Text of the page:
Wapato is back.

That's Wapato Jail—the never-used Multnomah County facility that for years has served as a flash point over the county and city's response to homelessness.

The idea got a boost this week when a nonprofit backed by developer Homer Williams offered $7 million in cash for the property.

County commissioners have repeatedly rejected the idea of making Wapato a shelter, in part because of the symbolism of putting homeless people in jail, but also because of the remote location and high operating cost.

The debate has become a lightning rod in this election cycle.

County Commissioner Loretta Smith, who is running for the Portland City Council, has championed the shelter plan. She held a press conference Monday to again argue for that solution.

Later that day, Smith's opponent Jo Ann Hardesty called Wapato shelter supporters "idiots"—a notable break from Portland's polite campaigning and a sign of the depth of disagreement on the issue.

As news of this new offer was breaking, WW asked the candidates about the idea.

We asked: Should Wapato, the county's empty jail, be used as a homeless shelter?

Loretta Smith

Yes. "Is Wapato the only site that would work for a large-scale shelter? No. But currently it is the only one in front of us. It must be carefully considered as a viable short-term solution."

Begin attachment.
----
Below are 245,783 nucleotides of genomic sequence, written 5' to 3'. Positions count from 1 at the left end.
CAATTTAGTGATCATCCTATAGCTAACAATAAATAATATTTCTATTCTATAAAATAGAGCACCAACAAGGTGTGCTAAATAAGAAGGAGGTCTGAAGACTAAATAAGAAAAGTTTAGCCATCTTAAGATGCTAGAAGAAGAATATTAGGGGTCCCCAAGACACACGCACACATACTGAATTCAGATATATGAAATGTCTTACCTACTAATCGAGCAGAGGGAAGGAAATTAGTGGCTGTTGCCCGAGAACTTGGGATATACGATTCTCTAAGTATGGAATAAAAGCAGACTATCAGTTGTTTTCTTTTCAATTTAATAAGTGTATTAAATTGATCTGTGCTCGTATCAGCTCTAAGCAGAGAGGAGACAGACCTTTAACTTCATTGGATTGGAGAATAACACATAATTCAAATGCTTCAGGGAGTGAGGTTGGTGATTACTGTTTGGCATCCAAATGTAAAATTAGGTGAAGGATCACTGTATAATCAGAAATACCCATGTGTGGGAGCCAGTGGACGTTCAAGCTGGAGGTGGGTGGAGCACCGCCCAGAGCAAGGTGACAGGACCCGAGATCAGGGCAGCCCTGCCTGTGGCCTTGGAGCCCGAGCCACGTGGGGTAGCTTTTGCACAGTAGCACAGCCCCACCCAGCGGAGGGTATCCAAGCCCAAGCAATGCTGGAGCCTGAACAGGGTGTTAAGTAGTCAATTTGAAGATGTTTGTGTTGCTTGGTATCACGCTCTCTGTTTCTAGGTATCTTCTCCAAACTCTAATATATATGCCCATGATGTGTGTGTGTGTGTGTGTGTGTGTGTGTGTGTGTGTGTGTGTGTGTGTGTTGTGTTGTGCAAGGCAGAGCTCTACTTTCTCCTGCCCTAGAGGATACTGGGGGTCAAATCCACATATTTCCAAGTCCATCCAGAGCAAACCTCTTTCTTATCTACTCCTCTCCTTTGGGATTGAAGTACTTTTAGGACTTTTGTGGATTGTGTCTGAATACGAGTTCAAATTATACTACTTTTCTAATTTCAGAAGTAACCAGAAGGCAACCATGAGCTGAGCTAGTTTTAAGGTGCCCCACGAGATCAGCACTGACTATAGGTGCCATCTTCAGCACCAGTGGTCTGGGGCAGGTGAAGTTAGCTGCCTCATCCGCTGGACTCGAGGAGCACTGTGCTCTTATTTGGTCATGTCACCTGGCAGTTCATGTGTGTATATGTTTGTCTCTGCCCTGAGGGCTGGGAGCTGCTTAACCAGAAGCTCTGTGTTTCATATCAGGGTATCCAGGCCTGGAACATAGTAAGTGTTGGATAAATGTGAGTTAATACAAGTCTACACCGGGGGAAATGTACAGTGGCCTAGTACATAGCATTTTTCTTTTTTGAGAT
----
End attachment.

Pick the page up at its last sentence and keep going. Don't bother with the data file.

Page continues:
Jo Ann Hardesty

No. "From a policy perspective, Wapato is just a bad idea. City and county leaders have looked at this option before and decided it was not viable. Advocates believe—and I agree with them—that homeless Portlanders need access to services and transportation. Wapato provides neither. But downtown business interests want to see homeless people warehoused there. We need big solutions to pressing problems, but this is not a solution."

Stuart Emmons

Yes. "We have over 1,700 unsheltered people on the street (with four shelters now closing) and Wapato has 525 empty beds with additional land that can be used for tiny house villages. Wapato can be economically redesigned to look like a welcoming residential facility, the No. 11 and 75 bus lines can be easily extended to it, and services can be located at Wapato. And Multnomah County taxpayers own it already!"

Andrea Valderrama

Leaning toward no. "Many homeless and housing advocates I respect have said a prison building, located in the middle of nowhere with no services, no access to jobs, grocery stores, and no transportation is not the right place to help people rebuild their lives. I would need to be convinced that it is a good idea."

Felicia Williams

Yes, with a caveat. "Wapato is owned by Multnomah County, and the city has little to no influence over that decision. With that said, I am a strong supporter of the campus model, and Wapato does fit within that model."